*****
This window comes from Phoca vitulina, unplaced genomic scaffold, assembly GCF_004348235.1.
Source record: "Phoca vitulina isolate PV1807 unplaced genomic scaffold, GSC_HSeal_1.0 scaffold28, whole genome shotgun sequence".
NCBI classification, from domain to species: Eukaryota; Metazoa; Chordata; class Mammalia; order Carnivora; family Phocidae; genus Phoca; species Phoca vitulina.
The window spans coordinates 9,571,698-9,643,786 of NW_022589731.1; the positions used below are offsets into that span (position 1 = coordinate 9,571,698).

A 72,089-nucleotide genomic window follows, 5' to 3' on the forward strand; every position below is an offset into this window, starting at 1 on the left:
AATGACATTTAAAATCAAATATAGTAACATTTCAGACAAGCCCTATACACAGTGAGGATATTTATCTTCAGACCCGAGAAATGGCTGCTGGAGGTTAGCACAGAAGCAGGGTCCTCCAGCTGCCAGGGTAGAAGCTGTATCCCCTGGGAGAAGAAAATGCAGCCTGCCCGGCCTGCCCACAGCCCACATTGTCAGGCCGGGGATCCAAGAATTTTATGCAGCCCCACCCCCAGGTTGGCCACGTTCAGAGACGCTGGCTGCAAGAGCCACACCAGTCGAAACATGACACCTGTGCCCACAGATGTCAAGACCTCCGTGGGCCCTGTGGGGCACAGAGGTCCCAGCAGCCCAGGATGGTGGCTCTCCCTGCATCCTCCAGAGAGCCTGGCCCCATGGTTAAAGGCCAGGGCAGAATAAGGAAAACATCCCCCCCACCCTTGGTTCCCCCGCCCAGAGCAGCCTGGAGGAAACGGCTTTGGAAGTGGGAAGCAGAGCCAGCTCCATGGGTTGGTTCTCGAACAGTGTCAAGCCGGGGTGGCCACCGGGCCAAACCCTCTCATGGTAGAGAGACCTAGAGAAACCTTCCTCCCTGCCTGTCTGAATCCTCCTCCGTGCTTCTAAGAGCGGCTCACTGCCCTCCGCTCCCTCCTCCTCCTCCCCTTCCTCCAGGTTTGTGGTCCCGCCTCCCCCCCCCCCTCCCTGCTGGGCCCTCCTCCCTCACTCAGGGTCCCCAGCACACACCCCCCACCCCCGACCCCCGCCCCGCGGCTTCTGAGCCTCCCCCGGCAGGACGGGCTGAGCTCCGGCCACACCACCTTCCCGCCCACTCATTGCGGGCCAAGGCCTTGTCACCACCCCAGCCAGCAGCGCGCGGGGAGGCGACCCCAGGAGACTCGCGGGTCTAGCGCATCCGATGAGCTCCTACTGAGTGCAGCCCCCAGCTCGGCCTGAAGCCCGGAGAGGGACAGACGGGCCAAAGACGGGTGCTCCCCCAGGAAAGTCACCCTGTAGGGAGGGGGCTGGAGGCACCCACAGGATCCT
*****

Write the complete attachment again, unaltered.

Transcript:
This window comes from Phoca vitulina, unplaced genomic scaffold, assembly GCF_004348235.1.
Source record: "Phoca vitulina isolate PV1807 unplaced genomic scaffold, GSC_HSeal_1.0 scaffold28, whole genome shotgun sequence".
NCBI classification, from domain to species: Eukaryota; Metazoa; Chordata; class Mammalia; order Carnivora; family Phocidae; genus Phoca; species Phoca vitulina.
The window spans coordinates 9,571,698-9,643,786 of NW_022589731.1; the positions used below are offsets into that span (position 1 = coordinate 9,571,698).

A 72,089-nucleotide genomic window follows, 5' to 3' on the forward strand; every position below is an offset into this window, starting at 1 on the left:
AATGACATTTAAAATCAAATATAGTAACATTTCAGACAAGCCCTATACACAGTGAGGATATTTATCTTCAGACCCGAGAAATGGCTGCTGGAGGTTAGCACAGAAGCAGGGTCCTCCAGCTGCCAGGGTAGAAGCTGTATCCCCTGGGAGAAGAAAATGCAGCCTGCCCGGCCTGCCCACAGCCCACATTGTCAGGCCGGGGATCCAAGAATTTTATGCAGCCCCACCCCCAGGTTGGCCACGTTCAGAGACGCTGGCTGCAAGAGCCACACCAGTCGAAACATGACACCTGTGCCCACAGATGTCAAGACCTCCGTGGGCCCTGTGGGGCACAGAGGTCCCAGCAGCCCAGGATGGTGGCTCTCCCTGCATCCTCCAGAGAGCCTGGCCCCATGGTTAAAGGCCAGGGCAGAATAAGGAAAACATCCCCCCCACCCTTGGTTCCCCCGCCCAGAGCAGCCTGGAGGAAACGGCTTTGGAAGTGGGAAGCAGAGCCAGCTCCATGGGTTGGTTCTCGAACAGTGTCAAGCCGGGGTGGCCACCGGGCCAAACCCTCTCATGGTAGAGAGACCTAGAGAAACCTTCCTCCCTGCCTGTCTGAATCCTCCTCCGTGCTTCTAAGAGCGGCTCACTGCCCTCCGCTCCCTCCTCCTCCTCCCCTTCCTCCAGGTTTGTGGTCCCGCCTCCCCCCCCCCCTCCCTGCTGGGCCCTCCTCCCTCACTCAGGGTCCCCAGCACACACCCCCCACCCCCGACCCCCGCCCCGCGGCTTCTGAGCCTCCCCCGGCAGGACGGGCTGAGCTCCGGCCACACCACCTTCCCGCCCACTCATTGCGGGCCAAGGCCTTGTCACCACCCCAGCCAGCAGCGCGCGGGGAGGCGACCCCAGGAGACTCGCGGGTCTAGCGCATCCGATGAGCTCCTACTGAGTGCAGCCCCCAGCTCGGCCTGAAGCCCGGAGAGGGACAGACGGGCCAAAGACGGGTGCTCCCCCAGGAAAGTCACCCTGTAGGGAGGGGGCTGGAGGCACCCACAGGATCCT